• News Corp’s Damning Code of Conduct, David A. Graham, The Daily Beast, July 19. Excerpt: During his testimony before the Parliamentary Select Committee on Culture, Media, and Sport, James Murdoch repeatedly referred to News Corp.’s “code of conduct,” setting up the code as the cornerstone of ethics at the company, and potentially a “paragon” for journalists across the globe. His father, too, referred to it in a prepared statement that he was not allowed to read, saying, “Let me be clear in saying: invading people's privacy by listening to their voicemail is wrong. Paying police officers for information is wrong. They are inconsistent with our codes of conduct and neither has any place, in any part of the company I run.” Indeed, a look at the code of ethics reveals a series of alleged violations of the rules that would make a lesser media mogul blanch: Murdoch père called the hearing his “most humble day,” but remained defiant in the face of some questions and refused to take responsibility for crimes. James Murdoch, under questioning by a member of the committee, seemed unable to describe how employees were informed of and educated about the code. (News Corp. says all employees are sent the code.) But the code is relatively fresh—having last been updated in May of this year. “We have revised this Standards of Business Conduct to make it easier to read and use, and to clearly outline what we should all expect of ourselves as colleagues,” Rupert Murdoch, News Corp.’s CEO and chairman, wrote then—even as the scandal was looming and near to breaking open. “It’s an important responsibility and I’m honored to share it with you.”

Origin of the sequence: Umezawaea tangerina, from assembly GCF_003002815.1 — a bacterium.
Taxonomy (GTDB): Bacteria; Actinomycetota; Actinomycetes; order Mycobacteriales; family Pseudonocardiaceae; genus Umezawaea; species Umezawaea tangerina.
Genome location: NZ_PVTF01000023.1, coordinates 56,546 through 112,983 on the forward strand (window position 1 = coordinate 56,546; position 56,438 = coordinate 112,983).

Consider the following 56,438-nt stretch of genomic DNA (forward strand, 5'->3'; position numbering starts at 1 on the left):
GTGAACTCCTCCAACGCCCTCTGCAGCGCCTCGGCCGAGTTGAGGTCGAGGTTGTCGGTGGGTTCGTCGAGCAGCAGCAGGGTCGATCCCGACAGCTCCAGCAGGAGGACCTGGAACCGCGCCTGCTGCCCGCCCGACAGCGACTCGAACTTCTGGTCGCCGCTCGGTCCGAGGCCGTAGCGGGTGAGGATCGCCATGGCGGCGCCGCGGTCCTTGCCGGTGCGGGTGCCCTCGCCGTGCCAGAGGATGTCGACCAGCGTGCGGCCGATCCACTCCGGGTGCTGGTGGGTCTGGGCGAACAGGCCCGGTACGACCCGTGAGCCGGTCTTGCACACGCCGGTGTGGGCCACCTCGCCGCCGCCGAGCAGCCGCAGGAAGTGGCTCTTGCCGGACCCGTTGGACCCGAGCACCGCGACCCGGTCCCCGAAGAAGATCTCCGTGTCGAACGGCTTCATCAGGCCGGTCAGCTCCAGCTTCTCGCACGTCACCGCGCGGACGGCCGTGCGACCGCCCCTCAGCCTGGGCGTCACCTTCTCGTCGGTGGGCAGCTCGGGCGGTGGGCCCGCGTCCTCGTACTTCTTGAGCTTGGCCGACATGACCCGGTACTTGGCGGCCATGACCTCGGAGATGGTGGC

• About the Author:Gary Larkin

    Gary Larkin

    Gary Larkin is a research associate in the corporate leadership department at The Conference Board in New York. His research focuses on corporate governance, including succession planning, board compo…

    Full Bio | More from Gary Larkin